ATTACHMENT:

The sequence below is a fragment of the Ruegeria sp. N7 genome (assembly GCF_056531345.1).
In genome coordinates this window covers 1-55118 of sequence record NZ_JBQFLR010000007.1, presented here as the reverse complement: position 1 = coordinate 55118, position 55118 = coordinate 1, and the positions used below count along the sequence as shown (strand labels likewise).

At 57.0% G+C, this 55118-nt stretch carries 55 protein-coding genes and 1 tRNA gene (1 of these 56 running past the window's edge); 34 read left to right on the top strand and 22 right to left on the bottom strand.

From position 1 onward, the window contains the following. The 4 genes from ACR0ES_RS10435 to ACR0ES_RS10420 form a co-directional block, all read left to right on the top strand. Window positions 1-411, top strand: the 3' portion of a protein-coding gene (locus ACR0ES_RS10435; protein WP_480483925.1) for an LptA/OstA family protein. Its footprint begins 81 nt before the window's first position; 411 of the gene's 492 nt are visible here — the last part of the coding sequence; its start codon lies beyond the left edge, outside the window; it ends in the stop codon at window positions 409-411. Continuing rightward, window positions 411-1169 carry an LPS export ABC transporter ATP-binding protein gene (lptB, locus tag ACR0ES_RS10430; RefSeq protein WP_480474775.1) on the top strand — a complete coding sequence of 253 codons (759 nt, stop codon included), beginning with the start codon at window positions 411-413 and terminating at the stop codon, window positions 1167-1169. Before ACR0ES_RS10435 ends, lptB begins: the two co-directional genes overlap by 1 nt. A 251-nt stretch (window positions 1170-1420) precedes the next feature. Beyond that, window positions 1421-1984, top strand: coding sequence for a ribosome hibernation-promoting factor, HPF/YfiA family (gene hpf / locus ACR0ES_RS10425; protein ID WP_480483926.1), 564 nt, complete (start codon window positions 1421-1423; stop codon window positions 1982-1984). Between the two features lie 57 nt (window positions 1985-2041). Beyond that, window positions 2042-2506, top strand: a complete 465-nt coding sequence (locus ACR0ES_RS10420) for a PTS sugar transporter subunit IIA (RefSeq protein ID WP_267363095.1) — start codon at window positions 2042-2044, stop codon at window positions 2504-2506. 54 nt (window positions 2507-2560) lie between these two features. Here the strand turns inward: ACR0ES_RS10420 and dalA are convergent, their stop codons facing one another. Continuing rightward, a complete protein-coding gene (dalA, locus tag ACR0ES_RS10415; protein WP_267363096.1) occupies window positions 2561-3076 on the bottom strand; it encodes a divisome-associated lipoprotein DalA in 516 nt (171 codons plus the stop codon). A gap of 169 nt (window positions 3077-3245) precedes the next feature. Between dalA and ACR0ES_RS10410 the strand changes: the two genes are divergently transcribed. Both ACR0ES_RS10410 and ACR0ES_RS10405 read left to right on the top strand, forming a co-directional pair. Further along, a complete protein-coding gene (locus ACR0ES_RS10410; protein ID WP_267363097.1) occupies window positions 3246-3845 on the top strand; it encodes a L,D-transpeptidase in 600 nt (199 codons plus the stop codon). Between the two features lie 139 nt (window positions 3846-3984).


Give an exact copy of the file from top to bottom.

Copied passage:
The sequence below is a fragment of the Ruegeria sp. N7 genome (assembly GCF_056531345.1).
In genome coordinates this window covers 1-55118 of sequence record NZ_JBQFLR010000007.1, presented here as the reverse complement: position 1 = coordinate 55118, position 55118 = coordinate 1, and the positions used below count along the sequence as shown (strand labels likewise).

At 57.0% G+C, this 55118-nt stretch carries 55 protein-coding genes and 1 tRNA gene (1 of these 56 running past the window's edge); 34 read left to right on the top strand and 22 right to left on the bottom strand.

From position 1 onward, the window contains the following. The 4 genes from ACR0ES_RS10435 to ACR0ES_RS10420 form a co-directional block, all read left to right on the top strand. Window positions 1-411, top strand: the 3' portion of a protein-coding gene (locus ACR0ES_RS10435; protein WP_480483925.1) for an LptA/OstA family protein. Its footprint begins 81 nt before the window's first position; 411 of the gene's 492 nt are visible here — the last part of the coding sequence; its start codon lies beyond the left edge, outside the window; it ends in the stop codon at window positions 409-411. Continuing rightward, window positions 411-1169 carry an LPS export ABC transporter ATP-binding protein gene (lptB, locus tag ACR0ES_RS10430; RefSeq protein WP_480474775.1) on the top strand — a complete coding sequence of 253 codons (759 nt, stop codon included), beginning with the start codon at window positions 411-413 and terminating at the stop codon, window positions 1167-1169. Before ACR0ES_RS10435 ends, lptB begins: the two co-directional genes overlap by 1 nt. A 251-nt stretch (window positions 1170-1420) precedes the next feature. Beyond that, window positions 1421-1984, top strand: coding sequence for a ribosome hibernation-promoting factor, HPF/YfiA family (gene hpf / locus ACR0ES_RS10425; protein ID WP_480483926.1), 564 nt, complete (start codon window positions 1421-1423; stop codon window positions 1982-1984). Between the two features lie 57 nt (window positions 1985-2041). Beyond that, window positions 2042-2506, top strand: a complete 465-nt coding sequence (locus ACR0ES_RS10420) for a PTS sugar transporter subunit IIA (RefSeq protein ID WP_267363095.1) — start codon at window positions 2042-2044, stop codon at window positions 2504-2506. 54 nt (window positions 2507-2560) lie between these two features. Here the strand turns inward: ACR0ES_RS10420 and dalA are convergent, their stop codons facing one another. Continuing rightward, a complete protein-coding gene (dalA, locus tag ACR0ES_RS10415; protein WP_267363096.1) occupies window positions 2561-3076 on the bottom strand; it encodes a divisome-associated lipoprotein DalA in 516 nt (171 codons plus the stop codon). A gap of 169 nt (window positions 3077-3245) precedes the next feature. Between dalA and ACR0ES_RS10410 the strand changes: the two genes are divergently transcribed. Both ACR0ES_RS10410 and ACR0ES_RS10405 read left to right on the top strand, forming a co-directional pair. Further along, a complete protein-coding gene (locus ACR0ES_RS10410; protein ID WP_267363097.1) occupies window positions 3246-3845 on the top strand; it encodes a L,D-transpeptidase in 600 nt (199 codons plus the stop codon). Between the two features lie 139 nt (window positions 3846-3984).